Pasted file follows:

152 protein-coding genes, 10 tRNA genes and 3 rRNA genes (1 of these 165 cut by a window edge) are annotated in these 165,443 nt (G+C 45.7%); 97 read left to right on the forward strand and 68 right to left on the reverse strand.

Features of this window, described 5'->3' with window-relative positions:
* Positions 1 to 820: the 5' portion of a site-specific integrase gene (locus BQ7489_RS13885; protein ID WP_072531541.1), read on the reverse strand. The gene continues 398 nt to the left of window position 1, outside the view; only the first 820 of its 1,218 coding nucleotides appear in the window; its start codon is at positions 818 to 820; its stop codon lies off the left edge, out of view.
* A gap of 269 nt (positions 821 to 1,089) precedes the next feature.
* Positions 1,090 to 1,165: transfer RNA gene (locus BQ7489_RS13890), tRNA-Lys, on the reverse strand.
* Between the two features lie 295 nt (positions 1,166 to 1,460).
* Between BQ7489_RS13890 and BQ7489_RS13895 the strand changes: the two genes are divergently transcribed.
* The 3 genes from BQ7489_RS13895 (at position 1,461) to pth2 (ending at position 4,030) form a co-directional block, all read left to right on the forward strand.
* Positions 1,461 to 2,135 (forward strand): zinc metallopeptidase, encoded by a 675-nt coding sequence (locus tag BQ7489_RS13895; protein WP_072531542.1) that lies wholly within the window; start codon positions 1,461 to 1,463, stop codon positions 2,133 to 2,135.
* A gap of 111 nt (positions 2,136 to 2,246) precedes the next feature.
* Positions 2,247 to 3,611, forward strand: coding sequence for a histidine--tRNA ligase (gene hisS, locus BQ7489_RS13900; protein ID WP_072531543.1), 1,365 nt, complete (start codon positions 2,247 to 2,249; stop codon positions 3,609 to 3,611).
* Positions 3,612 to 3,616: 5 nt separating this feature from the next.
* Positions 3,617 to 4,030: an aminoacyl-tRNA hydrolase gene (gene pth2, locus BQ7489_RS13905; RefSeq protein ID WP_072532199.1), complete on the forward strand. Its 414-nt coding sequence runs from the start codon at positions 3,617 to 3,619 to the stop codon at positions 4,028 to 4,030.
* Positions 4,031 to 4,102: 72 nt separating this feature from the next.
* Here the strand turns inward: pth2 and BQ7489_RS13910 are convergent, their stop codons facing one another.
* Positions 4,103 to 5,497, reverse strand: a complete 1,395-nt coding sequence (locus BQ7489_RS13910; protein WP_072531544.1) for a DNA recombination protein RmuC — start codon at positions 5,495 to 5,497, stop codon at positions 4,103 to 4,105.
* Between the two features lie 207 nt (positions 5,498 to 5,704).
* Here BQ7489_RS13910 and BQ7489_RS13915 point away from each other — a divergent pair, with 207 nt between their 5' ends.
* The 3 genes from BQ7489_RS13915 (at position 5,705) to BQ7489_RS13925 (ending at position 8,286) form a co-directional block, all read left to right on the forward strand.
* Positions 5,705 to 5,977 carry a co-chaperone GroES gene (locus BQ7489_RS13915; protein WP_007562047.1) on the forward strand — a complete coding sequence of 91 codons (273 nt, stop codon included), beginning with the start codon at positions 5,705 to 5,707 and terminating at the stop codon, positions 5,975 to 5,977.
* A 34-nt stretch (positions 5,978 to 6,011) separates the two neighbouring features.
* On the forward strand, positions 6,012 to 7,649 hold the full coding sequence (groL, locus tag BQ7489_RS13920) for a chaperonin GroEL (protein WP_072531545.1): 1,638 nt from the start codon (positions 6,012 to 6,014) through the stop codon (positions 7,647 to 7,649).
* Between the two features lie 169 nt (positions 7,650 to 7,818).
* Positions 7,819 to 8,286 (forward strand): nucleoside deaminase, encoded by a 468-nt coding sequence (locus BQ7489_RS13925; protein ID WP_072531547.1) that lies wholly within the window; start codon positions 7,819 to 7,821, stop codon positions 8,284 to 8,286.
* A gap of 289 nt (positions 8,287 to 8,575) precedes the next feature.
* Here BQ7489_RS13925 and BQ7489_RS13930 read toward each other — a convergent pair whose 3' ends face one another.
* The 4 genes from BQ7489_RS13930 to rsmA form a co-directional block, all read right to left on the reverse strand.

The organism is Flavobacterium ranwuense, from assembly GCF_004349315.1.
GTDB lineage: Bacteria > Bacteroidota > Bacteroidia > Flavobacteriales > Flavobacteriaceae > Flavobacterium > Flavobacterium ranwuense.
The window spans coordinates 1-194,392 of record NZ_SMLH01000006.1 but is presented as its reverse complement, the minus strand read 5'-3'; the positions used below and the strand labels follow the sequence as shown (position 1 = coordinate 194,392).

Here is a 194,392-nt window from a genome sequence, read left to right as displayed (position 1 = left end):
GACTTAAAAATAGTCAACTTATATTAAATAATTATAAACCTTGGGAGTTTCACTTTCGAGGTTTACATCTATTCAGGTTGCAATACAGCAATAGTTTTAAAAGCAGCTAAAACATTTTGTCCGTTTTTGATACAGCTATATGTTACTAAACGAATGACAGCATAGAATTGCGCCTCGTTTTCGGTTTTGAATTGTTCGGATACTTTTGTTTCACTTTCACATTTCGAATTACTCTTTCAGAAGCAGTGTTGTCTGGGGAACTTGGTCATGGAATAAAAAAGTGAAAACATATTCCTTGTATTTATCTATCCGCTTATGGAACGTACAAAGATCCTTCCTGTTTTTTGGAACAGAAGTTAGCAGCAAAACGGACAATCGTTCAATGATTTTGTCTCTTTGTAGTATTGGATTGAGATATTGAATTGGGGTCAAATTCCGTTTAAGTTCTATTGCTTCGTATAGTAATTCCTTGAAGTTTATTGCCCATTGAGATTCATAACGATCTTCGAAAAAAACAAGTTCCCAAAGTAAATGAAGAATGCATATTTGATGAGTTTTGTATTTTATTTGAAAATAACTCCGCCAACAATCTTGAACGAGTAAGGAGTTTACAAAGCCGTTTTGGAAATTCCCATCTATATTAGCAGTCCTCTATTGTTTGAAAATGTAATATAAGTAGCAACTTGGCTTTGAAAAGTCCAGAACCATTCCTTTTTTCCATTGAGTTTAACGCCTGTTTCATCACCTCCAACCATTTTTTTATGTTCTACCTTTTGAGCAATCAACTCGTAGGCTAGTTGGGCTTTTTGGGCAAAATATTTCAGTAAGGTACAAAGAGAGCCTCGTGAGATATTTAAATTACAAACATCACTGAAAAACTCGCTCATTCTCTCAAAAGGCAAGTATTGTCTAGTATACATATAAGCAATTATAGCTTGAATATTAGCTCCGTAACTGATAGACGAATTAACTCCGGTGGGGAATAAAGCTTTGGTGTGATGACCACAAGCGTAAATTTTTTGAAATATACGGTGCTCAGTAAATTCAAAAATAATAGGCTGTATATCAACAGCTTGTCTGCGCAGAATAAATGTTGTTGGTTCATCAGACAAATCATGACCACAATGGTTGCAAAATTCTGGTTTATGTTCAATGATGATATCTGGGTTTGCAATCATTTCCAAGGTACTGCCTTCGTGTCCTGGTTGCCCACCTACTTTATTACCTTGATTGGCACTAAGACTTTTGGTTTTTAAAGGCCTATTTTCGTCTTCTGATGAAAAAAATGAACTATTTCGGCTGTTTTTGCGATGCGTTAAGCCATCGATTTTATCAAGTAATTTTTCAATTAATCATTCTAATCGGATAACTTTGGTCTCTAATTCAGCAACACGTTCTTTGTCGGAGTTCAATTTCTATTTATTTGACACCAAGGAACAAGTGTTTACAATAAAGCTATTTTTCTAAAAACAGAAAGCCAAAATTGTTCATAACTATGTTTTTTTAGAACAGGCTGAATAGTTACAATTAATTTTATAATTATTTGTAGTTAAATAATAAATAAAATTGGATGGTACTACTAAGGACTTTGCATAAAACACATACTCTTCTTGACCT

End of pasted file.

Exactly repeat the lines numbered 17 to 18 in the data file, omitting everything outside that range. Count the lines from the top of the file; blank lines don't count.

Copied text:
* Between the two features lie 207 nt (positions 5,498 to 5,704).
* Here BQ7489_RS13910 and BQ7489_RS13915 point away from each other — a divergent pair, with 207 nt between their 5' ends.